Hi Thetick ~
After going through all the trouble of putting a website up, you
obviously want people searching for your services to be able to find
you. As you noted, your site IS in Google's index, but it can't be
found among the search engine results placements (SERPs) for the terms
This is often the first introduction to site owners and webmasters
that a good-looking website isn't enough to bring those searching for
you to your virtual doorstep.
Since you are presently in the index, the next step is what you can do
to be included in SERPs.
So How *DO* You Get
Your Site In Google's SERPs?
Google explains the best way to get listed in its "Webmaster
"The best way to ensure Google finds your site is for your
page to be linked from lots of pages on other sites.
Google's robots jump from page to page on the Web via
hyperlinks, so the more sites that link to you, the more
likely it is that we'll find you quickly."
and explains how pages are ranked in search results in "The Basics"
"The method by which we find pages and rank them as
search results is determined by the PageRank technology
developed by our founders, Larry Page and Sergey Brin."
Google's technology is explained in its technology in "Our Search:
"The heart of our software is PageRank, a system for
ranking web pages developed by our founders Larry Page
and Sergey Brin at Stanford University. And while we
have dozens of engineers working to improve every aspect
of Google on a daily basis, PageRank continues to provide
the basis for all of our web search tools."
and its PageRank in "PageRank Explained"
"PageRank relies on the uniquely democratic nature of the
web by using its vast link structure as an indicator of
an individual page's value. In essence, Google interprets
a link from page A to page B as a vote, by page A, for
page B. But, Google looks at more than the sheer volume
of votes, or links a page receives; it also analyzes the
page that casts the vote. Votes cast by pages that are
themselves "important" weigh more heavily and help to make
other pages "important."
Important, high-quality sites receive a higher PageRank,
which Google remembers each time it conducts a search. Of
course, important pages mean nothing to you if they don't
match your query. So, Google combines PageRank with
sophisticated text-matching techniques to find pages that
are both important and relevant to your search. Google
goes far beyond the number of times a term appears on a
page and examines all aspects of the page's content (and
the content of the pages linking to it) to determine if
it's a good match for your query."
Links to ostrovcoaching.com
There are two ways to check for links TO your site:
1.) Use Google's link: tool (by typing link:www.ostrovcoaching.com
in Google's search bar; or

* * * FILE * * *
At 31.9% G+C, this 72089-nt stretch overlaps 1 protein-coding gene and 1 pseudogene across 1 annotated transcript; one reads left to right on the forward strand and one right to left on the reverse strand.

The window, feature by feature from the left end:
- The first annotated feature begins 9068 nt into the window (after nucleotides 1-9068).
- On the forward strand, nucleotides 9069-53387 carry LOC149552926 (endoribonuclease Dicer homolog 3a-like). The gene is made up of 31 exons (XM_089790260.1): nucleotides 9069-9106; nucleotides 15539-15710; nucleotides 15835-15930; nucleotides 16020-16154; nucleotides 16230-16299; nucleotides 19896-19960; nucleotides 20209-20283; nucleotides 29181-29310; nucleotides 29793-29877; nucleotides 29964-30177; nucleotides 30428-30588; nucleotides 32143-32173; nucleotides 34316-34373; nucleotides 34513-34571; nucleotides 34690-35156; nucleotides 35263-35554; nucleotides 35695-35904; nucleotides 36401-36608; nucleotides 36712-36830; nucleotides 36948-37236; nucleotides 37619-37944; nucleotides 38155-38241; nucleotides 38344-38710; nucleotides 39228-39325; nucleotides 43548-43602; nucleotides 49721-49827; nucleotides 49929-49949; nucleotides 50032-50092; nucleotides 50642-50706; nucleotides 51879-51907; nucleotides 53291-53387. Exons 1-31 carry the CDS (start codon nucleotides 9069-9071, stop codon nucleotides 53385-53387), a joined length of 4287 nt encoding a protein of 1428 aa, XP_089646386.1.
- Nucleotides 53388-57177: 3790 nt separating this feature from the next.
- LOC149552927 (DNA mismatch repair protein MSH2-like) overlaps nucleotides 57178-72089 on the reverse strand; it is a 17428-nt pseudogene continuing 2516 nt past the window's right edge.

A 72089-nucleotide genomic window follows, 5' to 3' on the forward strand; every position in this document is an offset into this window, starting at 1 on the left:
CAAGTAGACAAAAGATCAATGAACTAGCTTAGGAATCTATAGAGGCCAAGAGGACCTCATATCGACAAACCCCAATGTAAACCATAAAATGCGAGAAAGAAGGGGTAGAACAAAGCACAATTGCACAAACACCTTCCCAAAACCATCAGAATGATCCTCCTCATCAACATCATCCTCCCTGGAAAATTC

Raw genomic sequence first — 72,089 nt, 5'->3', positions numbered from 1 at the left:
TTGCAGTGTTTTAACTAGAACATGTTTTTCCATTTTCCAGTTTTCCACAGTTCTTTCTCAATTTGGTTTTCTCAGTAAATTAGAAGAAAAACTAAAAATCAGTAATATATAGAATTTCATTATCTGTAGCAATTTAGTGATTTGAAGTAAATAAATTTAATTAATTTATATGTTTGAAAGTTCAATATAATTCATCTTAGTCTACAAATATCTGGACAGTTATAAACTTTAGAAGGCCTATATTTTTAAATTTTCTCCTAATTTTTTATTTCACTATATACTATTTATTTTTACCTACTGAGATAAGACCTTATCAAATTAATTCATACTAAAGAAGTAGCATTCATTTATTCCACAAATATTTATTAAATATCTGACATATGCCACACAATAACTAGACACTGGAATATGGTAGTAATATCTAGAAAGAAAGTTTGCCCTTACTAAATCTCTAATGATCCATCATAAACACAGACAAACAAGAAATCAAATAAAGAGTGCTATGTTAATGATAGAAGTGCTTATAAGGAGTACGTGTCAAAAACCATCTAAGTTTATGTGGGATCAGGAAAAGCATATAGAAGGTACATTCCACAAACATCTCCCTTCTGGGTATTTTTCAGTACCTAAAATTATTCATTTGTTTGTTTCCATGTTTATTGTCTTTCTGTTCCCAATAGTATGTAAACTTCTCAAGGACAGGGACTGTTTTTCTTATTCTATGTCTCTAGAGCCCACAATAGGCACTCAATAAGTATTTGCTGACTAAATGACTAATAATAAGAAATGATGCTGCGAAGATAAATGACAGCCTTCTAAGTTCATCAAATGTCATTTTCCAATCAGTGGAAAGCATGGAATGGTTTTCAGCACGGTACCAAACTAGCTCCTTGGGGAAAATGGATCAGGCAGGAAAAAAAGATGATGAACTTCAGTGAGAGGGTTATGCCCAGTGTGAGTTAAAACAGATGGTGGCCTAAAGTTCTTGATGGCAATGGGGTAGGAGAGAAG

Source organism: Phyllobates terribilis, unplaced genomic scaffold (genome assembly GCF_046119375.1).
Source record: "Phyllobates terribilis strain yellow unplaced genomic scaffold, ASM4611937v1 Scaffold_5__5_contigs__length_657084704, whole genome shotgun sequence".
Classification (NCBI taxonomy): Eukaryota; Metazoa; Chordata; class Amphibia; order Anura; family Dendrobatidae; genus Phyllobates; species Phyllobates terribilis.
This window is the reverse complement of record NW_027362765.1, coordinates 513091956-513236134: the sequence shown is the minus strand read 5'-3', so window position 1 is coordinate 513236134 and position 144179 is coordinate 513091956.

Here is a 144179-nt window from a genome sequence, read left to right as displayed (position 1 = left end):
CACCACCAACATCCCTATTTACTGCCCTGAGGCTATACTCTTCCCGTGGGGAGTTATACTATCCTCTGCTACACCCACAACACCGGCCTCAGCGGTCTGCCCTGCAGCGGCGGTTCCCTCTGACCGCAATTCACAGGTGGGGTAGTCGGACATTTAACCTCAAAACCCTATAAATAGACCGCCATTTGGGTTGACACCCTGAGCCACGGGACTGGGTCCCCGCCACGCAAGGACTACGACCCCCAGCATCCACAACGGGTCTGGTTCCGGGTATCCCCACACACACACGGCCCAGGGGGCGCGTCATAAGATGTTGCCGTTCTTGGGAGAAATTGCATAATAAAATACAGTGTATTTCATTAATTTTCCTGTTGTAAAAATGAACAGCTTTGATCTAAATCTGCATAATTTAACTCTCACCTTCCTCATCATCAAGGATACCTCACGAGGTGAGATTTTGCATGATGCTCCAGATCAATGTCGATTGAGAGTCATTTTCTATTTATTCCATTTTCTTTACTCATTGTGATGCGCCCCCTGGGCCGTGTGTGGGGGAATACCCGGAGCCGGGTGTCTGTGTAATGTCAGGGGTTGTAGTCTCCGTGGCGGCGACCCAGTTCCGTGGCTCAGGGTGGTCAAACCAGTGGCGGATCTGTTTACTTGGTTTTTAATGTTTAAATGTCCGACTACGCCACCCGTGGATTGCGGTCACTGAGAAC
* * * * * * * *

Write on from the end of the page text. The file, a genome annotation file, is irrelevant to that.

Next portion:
2.) Type your URL - www.ostrovcoaching.com - in the search bar, and
click on "Find web pages that link to www.ostrovcoaching.com"
Unfortunately, there are no returns for pages linked TO your site.
Obviously, one of the things you need to do to increase your chances
in being found under the search terms you want is to make sure there
are links TO your pages from relevant sources.
The key word is "relevant", and Google specifically warns about using
link schemes and link farms in its "Quality Guidelines - Basic
"Don't participate in link schemes designed to increase
your site's ranking or PageRank. In particular, avoid
links to web spammers or "bad neighborhoods" on the web
as your own ranking may be affected adversely by those
and more strongly in its "Quality Guidelines - Specific
"Avoid hidden text or hidden links"
There are many practical ways of establishing links which are
beneficial to you in your endeavor to get respectable position
placement on search engines. These methods may take time, but they
also help in establishing credibility and help with your page rank.
Approach like-minded or complementary businesses about linking to your
site (with a reciprocal link from your own). This works without
harming search engine positioning or page rank.
Articles on Link Popularity
A couple of excellent articles on how to establish the right kind of
links are available in Traffick's "Ten Steps to Building Links to Your
Site", Craig Fifield - 5/3/2002
and "The Right Way to Improve Link Popularity", By Paul J. Bruemmer
Notice both articles offer suggestions which can be easily adapted for
use on any website without resorting to link farms. They both point
out the differences and offer easy ways to get started to the kind of
linking search engines prefer.
"Link Building Is Important", which discusses link building from A to
Z and also provides a good reference page with linking resources.
The information contained in the above articles offer suggestions
which can be easily adapted for use on any website without resorting
to link farms. The differences in "good links" and those which may be
harmful are discussed, and the articles offer simple ways to get
started to the kind of linking search engines prefer.
Other Important Link Sources
Google also recommends submitting your site to the Open Project
Directory (DMOZ.org), and Yahoo!:
"If you are having difficulty getting listed in the Google
index, you may want to consider submitting your site to
either or both of these directories. You can submit to
Yahoo! by visiting http://docs.yahoo.com/info/suggest/.
You can submit your site to Netscape's Open Directory